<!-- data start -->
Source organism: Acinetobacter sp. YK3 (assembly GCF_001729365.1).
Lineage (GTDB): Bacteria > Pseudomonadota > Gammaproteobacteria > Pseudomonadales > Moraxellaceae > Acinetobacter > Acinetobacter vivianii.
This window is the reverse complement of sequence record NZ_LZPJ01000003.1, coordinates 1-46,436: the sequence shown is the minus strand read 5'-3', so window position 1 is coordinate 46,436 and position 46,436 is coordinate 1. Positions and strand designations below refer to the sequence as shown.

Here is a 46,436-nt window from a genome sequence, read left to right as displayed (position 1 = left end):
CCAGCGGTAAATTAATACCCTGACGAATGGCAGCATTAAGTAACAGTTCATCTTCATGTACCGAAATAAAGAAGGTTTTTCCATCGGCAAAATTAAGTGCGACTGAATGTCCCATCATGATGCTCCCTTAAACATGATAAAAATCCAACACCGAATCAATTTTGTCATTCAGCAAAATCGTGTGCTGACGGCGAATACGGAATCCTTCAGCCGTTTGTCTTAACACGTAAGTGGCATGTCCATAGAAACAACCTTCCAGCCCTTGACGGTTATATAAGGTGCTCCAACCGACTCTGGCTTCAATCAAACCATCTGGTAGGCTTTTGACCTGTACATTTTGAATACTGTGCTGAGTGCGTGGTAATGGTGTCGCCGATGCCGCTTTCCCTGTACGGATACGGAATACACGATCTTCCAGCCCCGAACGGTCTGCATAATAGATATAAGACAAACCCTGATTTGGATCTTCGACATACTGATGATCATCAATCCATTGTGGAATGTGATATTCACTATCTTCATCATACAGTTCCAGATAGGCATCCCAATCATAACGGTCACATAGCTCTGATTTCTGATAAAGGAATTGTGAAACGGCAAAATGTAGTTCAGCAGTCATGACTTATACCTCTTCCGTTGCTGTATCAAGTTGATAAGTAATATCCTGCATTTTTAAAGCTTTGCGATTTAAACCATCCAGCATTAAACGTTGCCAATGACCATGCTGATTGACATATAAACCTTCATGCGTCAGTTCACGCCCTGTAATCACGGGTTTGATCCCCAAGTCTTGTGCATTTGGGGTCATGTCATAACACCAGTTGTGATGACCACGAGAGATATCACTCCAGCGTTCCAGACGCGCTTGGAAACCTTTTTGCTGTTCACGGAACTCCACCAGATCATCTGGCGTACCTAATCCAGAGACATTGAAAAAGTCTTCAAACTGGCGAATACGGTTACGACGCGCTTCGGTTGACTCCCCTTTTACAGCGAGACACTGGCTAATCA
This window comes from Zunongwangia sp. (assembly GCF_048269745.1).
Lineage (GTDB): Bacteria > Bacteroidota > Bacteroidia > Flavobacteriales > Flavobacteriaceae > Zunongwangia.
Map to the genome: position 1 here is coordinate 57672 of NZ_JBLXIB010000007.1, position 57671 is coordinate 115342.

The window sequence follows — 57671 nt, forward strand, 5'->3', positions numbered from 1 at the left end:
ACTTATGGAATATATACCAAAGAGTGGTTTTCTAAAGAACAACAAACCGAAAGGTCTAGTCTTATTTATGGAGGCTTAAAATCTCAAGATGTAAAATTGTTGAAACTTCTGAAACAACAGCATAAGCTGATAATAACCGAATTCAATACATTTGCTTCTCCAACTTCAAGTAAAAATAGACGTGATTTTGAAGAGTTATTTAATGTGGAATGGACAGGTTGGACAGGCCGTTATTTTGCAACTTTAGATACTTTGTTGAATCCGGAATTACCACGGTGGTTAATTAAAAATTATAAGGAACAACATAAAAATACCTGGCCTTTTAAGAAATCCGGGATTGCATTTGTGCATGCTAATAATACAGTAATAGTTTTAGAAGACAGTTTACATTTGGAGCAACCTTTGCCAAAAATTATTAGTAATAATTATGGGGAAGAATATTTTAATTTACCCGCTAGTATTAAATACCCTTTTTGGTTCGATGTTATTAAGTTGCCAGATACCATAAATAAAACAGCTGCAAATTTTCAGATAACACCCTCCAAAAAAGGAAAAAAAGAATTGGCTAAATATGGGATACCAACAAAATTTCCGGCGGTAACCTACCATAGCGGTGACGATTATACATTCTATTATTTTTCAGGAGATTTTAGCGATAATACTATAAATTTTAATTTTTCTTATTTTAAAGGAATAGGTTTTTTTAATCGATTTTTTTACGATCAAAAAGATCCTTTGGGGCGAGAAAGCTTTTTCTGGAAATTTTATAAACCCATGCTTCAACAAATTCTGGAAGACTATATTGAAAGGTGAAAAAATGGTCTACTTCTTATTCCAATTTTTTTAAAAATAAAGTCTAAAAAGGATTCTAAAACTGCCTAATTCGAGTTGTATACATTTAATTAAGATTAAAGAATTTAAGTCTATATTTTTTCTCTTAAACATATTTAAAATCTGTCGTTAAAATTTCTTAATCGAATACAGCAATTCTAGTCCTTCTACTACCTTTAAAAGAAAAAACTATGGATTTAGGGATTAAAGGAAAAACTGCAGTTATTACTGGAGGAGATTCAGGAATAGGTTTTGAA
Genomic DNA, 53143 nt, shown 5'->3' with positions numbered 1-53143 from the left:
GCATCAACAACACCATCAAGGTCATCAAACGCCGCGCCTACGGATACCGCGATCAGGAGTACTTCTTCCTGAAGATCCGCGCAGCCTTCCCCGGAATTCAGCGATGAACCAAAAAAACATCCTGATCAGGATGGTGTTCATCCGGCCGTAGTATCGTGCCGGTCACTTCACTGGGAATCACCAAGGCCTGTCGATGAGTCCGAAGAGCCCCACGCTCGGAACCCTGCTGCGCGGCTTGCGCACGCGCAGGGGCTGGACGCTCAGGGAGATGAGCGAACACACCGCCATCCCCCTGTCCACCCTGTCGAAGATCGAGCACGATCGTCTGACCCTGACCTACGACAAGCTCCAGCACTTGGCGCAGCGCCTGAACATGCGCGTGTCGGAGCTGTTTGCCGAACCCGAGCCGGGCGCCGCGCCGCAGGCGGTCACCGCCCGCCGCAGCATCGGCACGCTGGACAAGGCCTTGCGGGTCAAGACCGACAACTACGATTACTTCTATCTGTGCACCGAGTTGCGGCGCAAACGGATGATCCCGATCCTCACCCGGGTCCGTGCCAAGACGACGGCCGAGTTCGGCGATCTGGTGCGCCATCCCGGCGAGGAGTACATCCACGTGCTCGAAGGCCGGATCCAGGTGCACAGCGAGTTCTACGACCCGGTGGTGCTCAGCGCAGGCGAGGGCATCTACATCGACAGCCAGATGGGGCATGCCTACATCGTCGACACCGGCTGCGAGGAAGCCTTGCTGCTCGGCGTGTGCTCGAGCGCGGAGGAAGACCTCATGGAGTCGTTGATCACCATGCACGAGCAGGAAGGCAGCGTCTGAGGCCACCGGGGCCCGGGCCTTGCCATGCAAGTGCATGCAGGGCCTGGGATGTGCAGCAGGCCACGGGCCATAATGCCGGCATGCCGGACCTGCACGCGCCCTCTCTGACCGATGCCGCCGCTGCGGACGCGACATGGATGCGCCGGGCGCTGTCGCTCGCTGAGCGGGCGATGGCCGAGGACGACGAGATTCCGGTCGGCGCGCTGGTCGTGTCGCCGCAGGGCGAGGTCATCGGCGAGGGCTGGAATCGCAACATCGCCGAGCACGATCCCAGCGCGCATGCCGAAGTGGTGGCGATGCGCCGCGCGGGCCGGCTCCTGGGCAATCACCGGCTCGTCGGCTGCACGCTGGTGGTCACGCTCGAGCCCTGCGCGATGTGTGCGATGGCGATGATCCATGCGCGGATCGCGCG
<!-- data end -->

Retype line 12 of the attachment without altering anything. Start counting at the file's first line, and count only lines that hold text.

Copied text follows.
GCATCAACAACACCATCAAGGTCATCAAACGCCGCGCCTACGGATACCGCGATCAGGAGTACTTCTTCCTGAAGATCCGCGCAGCCTTCCCCGGAATTCAGCGATGAACCAAAAAAACATCCTGATCAGGATGGTGTTCATCCGGCCGTAGTATCGTGCCGGTCACTTCACTGGGAATCACCAAGGCCTGTCGATGAGTCCGAAGAGCCCCACGCTCGGAACCCTGCTGCGCGGCTTGCGCACGCGCAGGGGCTGGACGCTCAGGGAGATGAGCGAACACACCGCCATCCCCCTGTCCACCCTGTCGAAGATCGAGCACGATCGTCTGACCCTGACCTACGACAAGCTCCAGCACTTGGCGCAGCGCCTGAACATGCGCGTGTCGGAGCTGTTTGCCGAACCCGAGCCGGGCGCCGCGCCGCAGGCGGTCACCGCCCGCCGCAGCATCGGCACGCTGGACAAGGCCTTGCGGGTCAAGACCGACAACTACGATTACTTCTATCTGTGCACCGAGTTGCGGCGCAAACGGATGATCCCGATCCTCACCCGGGTCCGTGCCAAGACGACGGCCGAGTTCGGCGATCTGGTGCGCCATCCCGGCGAGGAGTACATCCACGTGCTCGAAGGCCGGATCCAGGTGCACAGCGAGTTCTACGACCCGGTGGTGCTCAGCGCAGGCGAGGGCATCTACATCGACAGCCAGATGGGGCATGCCTACATCGTCGACACCGGCTGCGAGGAAGCCTTGCTGCTCGGCGTGTGCTCGAGCGCGGAGGAAGACCTCATGGAGTCGTTGATCACCATGCACGAGCAGGAAGGCAGCGTCTGAGGCCACCGGGGCCCGGGCCTTGCCATGCAAGTGCATGCAGGGCCTGGGATGTGCAGCAGGCCACGGGCCATAATGCCGGCATGCCGGACCTGCACGCGCCCTCTCTGACCGATGCCGCCGCTGCGGACGCGACATGGATGCGCCGGGCGCTGTCGCTCGCTGAGCGGGCGATGGCCGAGGACGACGAGATTCCGGTCGGCGCGCTGGTCGTGTCGCCGCAGGGCGAGGTCATCGGCGAGGGCTGGAATCGCAACATCGCCGAGCACGATCCCAGCGCGCATGCCGAAGTGGTGGCGATGCGCCGCGCGGGCCGGCTCCTGGGCAATCACCGGCTCGTCGGCTGCACGCTGGTGGTCACGCTCGAGCCCTGCGCGATGTGTGCGATGGCGATGATCCATGCGCGGATCGCGCG